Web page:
Tuesday, June 10, 2008

Suggested Blog Topic -- What is your process for putting together a manuscript, and how has your process changed the second time around?

J suggested a great blog topic (sorry Ashberry, one more day...) on

What is your process for putting together a manuscript, and how has your process changed the second time around?

Book one, Book two--

My first manuscript was put together in sections because that's how I saw it unfolding, a conversation of what stops us in our lives--death, love, and illness. Honestly, sections make putting a manuscript much easier. It's like three little chapbooks all woven together with ribbon, or three friends talking.

It's good for the reader to, they're led along with signposts. Here we may see sadness. Here we may faith. It's short walks with a guide. It's Hi Friend I Want to Show You a Few Things.

My second manuscript the one I'm considering "done" (though honestly, I think of that quote-- Poetry is never finished, just abandoned--is more applicable as I could honestly pull a Whitman and revise this the rest of my life) has been much harder to organize because there are (insert heroic horn-blowing here) no sections.

I am asking the reader to trust me the whole way through. I am saying, we've got a long walk ahead of us and when we finish together, you'll be glad you came. I think it makes it harder to satisfy the reader, there may be places where the reader if I know where I'm going, if there's going to be a payoff in the end. I hope so. That's the goal of it, to say, trust me here and this will turn out okay.

That has been the challenge of this manuscript, my belief that I can create a strong book without sections. I may be wrong--I hope not--but I could be terribly wrong. But I guess that is how things have changed with book two, I'm challenging myself and the reader a little more. I don't want someone to pick up my book and think they know what to expect. I don't want to a caricature of myself either. I want to show I've grown, changed, and there's still more to say.


The Organizational Element

I do believe there needs to be an underlining organization quality to every manuscript, whether it be a narrative arc, sections, images from one poem leading to another, alphabetized by the first word of every poem-- there needs to be something the poet is aware of at play. The reader does not need to necessarily be aware of this, the reader should just be able to read it (& enjoy it) without knowing the Cliff Notes on the book, but I believe the poet needs to know these things.


Fears or The Monkey House--

Ever since I watched that episode of Project Runway where Chris was working on his garments and decided to use human hair as an accessory and Thom Gunn said to him:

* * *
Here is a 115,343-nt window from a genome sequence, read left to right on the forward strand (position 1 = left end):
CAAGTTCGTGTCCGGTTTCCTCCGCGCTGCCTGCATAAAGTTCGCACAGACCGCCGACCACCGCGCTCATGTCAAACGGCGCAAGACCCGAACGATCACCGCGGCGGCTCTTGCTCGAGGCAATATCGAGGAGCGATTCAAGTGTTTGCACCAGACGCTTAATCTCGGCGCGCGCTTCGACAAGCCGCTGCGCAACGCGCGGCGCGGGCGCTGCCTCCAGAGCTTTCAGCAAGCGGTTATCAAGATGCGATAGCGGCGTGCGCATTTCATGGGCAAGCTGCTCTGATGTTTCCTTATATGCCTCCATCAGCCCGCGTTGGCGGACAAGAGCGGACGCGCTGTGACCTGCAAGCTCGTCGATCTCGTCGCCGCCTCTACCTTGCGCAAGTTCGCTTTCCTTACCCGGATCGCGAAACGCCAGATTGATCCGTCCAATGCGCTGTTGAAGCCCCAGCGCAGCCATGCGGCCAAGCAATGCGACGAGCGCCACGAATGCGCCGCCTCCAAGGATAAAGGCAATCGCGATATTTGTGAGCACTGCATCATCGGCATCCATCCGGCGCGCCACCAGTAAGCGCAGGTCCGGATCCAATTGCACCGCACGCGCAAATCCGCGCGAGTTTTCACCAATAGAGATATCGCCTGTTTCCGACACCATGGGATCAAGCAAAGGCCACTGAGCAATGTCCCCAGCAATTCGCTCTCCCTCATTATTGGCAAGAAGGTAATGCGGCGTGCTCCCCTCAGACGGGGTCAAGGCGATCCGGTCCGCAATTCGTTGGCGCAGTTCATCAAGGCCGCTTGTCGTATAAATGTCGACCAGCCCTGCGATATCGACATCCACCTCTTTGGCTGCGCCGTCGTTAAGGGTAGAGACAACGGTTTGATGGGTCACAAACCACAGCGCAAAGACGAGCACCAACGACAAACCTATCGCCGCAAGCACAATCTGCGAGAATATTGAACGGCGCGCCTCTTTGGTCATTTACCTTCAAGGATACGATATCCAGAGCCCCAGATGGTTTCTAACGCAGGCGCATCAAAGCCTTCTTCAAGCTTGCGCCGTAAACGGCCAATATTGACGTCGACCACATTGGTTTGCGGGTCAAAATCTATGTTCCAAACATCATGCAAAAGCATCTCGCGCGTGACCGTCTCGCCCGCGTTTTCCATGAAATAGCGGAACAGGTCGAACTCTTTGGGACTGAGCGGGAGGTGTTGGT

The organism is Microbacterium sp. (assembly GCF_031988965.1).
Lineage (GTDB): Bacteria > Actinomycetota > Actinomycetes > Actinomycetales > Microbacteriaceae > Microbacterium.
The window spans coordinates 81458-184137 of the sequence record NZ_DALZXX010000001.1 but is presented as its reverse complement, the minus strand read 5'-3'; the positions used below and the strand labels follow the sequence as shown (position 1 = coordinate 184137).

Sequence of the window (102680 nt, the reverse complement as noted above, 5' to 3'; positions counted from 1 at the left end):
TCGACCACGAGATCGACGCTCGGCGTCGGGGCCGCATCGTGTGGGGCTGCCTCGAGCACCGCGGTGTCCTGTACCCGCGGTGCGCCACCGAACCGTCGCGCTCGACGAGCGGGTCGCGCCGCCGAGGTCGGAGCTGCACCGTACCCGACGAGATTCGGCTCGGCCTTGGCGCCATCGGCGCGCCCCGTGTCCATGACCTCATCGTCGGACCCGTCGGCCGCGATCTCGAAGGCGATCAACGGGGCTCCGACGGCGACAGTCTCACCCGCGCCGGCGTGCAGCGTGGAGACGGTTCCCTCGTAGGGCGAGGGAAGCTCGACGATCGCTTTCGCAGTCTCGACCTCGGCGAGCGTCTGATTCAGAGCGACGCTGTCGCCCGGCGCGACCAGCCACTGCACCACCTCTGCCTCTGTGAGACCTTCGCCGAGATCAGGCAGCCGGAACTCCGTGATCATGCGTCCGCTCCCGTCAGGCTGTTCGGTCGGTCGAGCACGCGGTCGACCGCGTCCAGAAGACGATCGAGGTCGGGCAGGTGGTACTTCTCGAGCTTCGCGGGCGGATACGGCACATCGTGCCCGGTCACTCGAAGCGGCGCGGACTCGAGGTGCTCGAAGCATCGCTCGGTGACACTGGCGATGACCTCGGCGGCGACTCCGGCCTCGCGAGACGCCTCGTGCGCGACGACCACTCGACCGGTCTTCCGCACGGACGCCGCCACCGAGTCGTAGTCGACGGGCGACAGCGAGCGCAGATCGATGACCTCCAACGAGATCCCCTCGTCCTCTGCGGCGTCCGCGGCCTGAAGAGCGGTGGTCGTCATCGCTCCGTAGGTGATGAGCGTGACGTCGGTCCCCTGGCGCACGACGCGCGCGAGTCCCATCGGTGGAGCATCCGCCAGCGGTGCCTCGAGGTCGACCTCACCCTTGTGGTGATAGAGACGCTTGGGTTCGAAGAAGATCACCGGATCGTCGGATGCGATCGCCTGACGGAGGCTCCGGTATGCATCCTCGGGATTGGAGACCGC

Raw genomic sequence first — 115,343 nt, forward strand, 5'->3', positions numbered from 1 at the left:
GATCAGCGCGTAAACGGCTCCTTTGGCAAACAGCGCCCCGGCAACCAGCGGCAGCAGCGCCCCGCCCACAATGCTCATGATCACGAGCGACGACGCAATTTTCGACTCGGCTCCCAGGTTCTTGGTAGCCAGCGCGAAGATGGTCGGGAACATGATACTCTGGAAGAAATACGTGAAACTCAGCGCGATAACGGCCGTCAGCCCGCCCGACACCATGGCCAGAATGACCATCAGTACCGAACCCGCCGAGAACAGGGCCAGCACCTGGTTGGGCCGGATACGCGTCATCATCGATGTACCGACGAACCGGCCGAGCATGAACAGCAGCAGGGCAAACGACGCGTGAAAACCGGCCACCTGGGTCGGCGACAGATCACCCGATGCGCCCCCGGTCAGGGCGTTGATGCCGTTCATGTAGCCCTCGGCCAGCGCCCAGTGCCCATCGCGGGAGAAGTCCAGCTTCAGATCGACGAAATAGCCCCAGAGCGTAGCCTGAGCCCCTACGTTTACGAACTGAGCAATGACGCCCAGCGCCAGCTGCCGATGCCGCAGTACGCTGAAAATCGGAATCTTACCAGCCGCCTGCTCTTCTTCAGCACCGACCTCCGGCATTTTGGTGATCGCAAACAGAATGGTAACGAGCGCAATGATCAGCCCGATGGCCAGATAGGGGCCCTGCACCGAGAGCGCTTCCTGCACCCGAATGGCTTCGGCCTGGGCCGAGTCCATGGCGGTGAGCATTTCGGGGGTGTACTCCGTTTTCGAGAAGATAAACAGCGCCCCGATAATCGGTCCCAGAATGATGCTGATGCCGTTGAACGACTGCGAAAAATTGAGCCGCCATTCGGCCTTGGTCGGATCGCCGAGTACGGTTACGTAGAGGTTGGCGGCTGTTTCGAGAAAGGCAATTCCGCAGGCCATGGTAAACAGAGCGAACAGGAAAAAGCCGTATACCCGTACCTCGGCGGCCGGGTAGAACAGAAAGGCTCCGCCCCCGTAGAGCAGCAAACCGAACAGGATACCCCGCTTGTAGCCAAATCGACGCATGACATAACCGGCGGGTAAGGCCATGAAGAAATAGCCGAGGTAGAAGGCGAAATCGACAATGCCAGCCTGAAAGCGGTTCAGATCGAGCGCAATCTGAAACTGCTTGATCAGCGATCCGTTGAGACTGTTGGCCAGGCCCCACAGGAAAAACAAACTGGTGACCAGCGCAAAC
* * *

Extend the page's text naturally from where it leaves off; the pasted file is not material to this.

"When you first enter into the monkey house in the zoo, you think, 'Oh my god, this place stinks!' And after you're there for 20 minutes, you think, 'It's not so bad.' And after you're there for an hour, it doesn't smell at all! But anybody else coming into the monkey house freshly thinks, 'Oh my god, this stinks!' You've been living in the monkey house."

I sometimes fear that I'm living in the monkey house because I have become so focused on this. My decisions, I doubt. Then I worry what I believe is a beautiful poem, actually stinks. Thankfully, many (or most) of these poems have been published --and by people who aren't my friends--so I'm hoping I am not in the monkey house. But I do think about that, especially late at night when I get incredible ideas to retitle my poems through the Abstract Art Title Generator and in the morning have to go back and fix all that I broke.

Because of this, I no longer revise my manuscript at night as that is when I'm at my most creative and in fact, am not the poet or the editor, but the madwoman adding human hair to her poems and calling it a fur coat.



Mostly with a book, I have a bigger idea. I've never been one to write poems from Date X to Date X, organize them, and send them off. I am always thinking about a great conversation, about what exactly is this book trying to say. This is not because of marketing, because I want the publisher to say, "Here's a great book of poems about ______________," but because I see the book as a bigger work of art. The poems are only sections to a bigger poem, the book. Someone more famous said this better than I just did, (I think I just quoted it recently too.)

Anyway, my process is to write with an idea for the book. When I finish a poem that I feel is strong enough, I ask myself if this poem deserves to be in the conversation (aka "the manuscript"). If it does, I wait a bit (to make sure I'm not just loving it because it's my new baby) then add it in. Later, I reread the manuscript remove anything I feel is no longer working. It's the hard part, I hope I'm making it better, but worry sometimes, and occasionally, have had to returned to the manuscript when I've removed too much.


There are a million ways to put together a book of poem. This is just one way.

1 comment:

  1. Oh my, the monkey house?!? Trust me, you don't live there. Not even in the same ZIP code! I can't wait to read your next collection--good luck with it.

    I liked your thoughts on the narrative arc, asking the reader to trust you and come along on the journey. Manuscripts are so personal; I understand your anxieties about it. But I'm sure they're unfounded and can only serve to shape the book.

    And, I couldn't resist answering the question myself--a little self-exploration on Thursday morning.


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